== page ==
by Sally Colby
Delycia Hofmann, Department of Homeland Security, Outreach Division, encourages employers to use a program that’s free and relatively easy to use. She explained E-Verify is an internet-based system that allows any U.S. employer to electronically verify the employment eligibility of its newly hired employees.
E-Verify is for new hires only — existing employees cannot be run through the system. “The day you enroll, the day we approve your account, from that point forward, any new hire you bring on board is who you are to run on E-verify,” said Hofmann. “You will not run your existing employees through unless you are a qualifying federal contractor with a FAR (Federal Acquisition Regulation) E-Verify clause.”
Although E-Verify verifies employment eligibility, it does not provide immigration status. “We get a lot of questions about that,” said Hofmann. “DHS, or Department of Homeland Security, with USCIS, has a division called the SAVE program. SAVE stands for Systematic Alien Verification for Entitlement. This is another program, a web-based service, that helps any federal, state or local benefit-issuing agency determine the immigrant status of a benefit seeker.” An example would be the new arrival who is trying to get a drivers license or social security card — the agency would run the person through SAVE to check immigration status.
Some of the reasons employers are choosing to use E-Verify, even though it is not federally mandated, include ensuring a legal workforce and protecting jobs for all legal workers. “E-Verify also helps deter document and identity fraud,” said Hofmann. “We built several features into the E-Verify system that help do that.”
E-Verify cannot be used to prescreen employees. Employers must make a firm job offer and the position must be accepted by the new hire prior to creating a new E-Verify case. “A case is the Form I-9 information,” said Hofmann. “The form I-9 is already a federal requirement for all employers. If you have employees, you must have that I-9 on file for them. With E-Verify, you are able to take the information the employee provided on their I-9, including the documents you’re going to review, and you can balance that against millions of government records to ensure everything checks out.”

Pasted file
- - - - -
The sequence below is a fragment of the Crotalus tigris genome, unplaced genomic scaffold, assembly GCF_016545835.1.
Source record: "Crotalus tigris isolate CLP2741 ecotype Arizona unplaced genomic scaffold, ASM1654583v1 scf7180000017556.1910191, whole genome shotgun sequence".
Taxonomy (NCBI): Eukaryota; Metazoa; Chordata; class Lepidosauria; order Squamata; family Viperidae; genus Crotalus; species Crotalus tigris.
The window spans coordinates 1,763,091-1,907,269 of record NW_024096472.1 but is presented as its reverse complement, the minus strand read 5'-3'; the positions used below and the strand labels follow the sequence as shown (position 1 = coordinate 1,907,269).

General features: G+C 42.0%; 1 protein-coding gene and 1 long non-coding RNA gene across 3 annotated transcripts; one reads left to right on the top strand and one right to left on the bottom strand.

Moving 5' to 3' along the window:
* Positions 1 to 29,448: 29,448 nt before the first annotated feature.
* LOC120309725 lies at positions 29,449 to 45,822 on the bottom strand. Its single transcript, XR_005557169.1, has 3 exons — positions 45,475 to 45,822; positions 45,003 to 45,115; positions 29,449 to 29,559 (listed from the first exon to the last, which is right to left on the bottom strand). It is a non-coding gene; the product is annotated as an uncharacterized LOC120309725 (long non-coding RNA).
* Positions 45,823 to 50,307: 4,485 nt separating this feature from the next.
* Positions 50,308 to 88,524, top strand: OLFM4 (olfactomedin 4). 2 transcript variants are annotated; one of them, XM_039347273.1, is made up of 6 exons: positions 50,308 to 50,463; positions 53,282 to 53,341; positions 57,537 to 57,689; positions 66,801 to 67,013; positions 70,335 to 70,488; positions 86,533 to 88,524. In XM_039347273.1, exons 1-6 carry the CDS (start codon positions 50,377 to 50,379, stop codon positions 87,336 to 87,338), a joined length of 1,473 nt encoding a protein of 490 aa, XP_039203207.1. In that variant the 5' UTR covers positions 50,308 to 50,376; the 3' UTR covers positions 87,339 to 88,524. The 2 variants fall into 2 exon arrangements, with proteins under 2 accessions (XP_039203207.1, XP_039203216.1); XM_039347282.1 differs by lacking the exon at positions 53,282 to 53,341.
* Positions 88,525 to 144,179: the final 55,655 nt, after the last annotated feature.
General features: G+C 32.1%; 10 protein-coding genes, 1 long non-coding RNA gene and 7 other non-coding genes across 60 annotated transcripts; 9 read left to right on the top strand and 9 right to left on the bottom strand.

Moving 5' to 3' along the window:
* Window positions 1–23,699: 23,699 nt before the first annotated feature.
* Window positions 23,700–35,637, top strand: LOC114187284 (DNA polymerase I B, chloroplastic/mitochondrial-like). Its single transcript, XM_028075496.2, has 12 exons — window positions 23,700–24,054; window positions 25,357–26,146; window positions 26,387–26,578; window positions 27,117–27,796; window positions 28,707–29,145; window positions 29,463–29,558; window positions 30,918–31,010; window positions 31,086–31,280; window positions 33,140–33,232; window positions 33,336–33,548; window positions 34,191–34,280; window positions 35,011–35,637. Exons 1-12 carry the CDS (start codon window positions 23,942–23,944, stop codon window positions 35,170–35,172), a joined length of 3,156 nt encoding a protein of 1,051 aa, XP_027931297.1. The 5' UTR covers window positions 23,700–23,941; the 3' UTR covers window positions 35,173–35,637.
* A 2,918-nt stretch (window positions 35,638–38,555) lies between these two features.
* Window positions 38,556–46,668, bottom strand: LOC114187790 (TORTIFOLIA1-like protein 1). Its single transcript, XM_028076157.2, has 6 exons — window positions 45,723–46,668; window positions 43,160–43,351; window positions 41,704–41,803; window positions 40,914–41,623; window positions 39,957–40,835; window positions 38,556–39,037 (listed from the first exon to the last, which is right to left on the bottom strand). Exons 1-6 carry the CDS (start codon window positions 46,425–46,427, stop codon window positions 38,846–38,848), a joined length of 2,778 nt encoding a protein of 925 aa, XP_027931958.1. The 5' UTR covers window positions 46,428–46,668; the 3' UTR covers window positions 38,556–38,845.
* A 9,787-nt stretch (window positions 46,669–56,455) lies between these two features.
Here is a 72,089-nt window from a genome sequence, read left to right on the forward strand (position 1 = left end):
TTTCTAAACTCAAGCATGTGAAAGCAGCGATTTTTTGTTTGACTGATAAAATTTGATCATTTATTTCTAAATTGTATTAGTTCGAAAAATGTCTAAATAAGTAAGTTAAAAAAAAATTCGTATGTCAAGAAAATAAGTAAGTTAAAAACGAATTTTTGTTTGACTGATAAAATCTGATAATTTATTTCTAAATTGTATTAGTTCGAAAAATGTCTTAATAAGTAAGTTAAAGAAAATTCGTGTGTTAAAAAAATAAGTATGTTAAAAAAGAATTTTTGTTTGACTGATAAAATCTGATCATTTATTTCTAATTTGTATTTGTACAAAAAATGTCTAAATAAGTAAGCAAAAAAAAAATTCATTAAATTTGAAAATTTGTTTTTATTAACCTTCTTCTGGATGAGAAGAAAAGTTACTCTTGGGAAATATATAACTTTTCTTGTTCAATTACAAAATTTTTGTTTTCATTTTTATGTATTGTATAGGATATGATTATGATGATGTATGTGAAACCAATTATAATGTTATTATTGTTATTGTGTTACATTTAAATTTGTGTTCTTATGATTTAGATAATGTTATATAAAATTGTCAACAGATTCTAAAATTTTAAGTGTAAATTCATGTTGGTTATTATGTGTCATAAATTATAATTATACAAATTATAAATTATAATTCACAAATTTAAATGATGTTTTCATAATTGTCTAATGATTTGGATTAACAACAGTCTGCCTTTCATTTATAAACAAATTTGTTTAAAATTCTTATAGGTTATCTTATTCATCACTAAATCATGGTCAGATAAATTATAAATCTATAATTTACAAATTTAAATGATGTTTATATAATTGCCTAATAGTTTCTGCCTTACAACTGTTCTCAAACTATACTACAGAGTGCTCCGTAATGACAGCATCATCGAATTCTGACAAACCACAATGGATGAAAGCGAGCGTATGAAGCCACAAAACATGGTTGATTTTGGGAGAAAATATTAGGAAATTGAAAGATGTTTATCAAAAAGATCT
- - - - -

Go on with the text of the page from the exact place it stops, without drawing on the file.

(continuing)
Hofmann noted as of Sept. 18, 2017, the revised E-Verify form must be used, and is the only valid version that is acceptable. “Look at the revision date at the bottom of the I-9,” she said. “It will have July 17, 2017 end date.”
Since E-Verify is based on the Form I-9, employers should already have that form on file for all current employees, with the exception of employees hired on or before Nov. 6, 1986. “For former and existing employees,” said Hofmann, “employers should continue to retain and store previously completed forms according to the guidance provided on I-9.”
Hofmann says employers can delegate the authority to another responsible agent to complete the Form I-9, however, you as the employer are still liable for any errors on such forms. So if someone is designated to act on your behalf as your agent, you, as the employer, are still liable for any errors. Hofmann suggests refresher training on I-9 if agents aren’t current on the procedure.
The form I-9 itself does not require the employee’s social security number, but once an employer is using E-Verify, the Form I-9 social security number information is required on the form. If a new hire provides an email address, it’s an optional field on the I-9. However, if an employee provides a personal email address on the I-9, that email address must be entered into E-Verify.
A list of acceptable required documents should be provided to the employee, and the employee can choose which documents to provide from list A or combination list B and C documents. “Once you become an E-Verify user and you enroll your company, you can only accept any list B document from your new hire that contains a photograph,” said Hofmann. “That’s a change. And that’s only if they choose to present a list B document. Make sure you make copies and retain copies if your employee chooses to present one of the three photo-matching documents. So if your new hire presents an EAD (Employment Authorization Document) card, a green card or a U.S. passport, per E-Verify guidance, you must make a photocopy of that because you have a photo-matching feature in E-Verify.” There is no requirement to photocopy supporting documentation such as birth certificates or drivers’ licenses.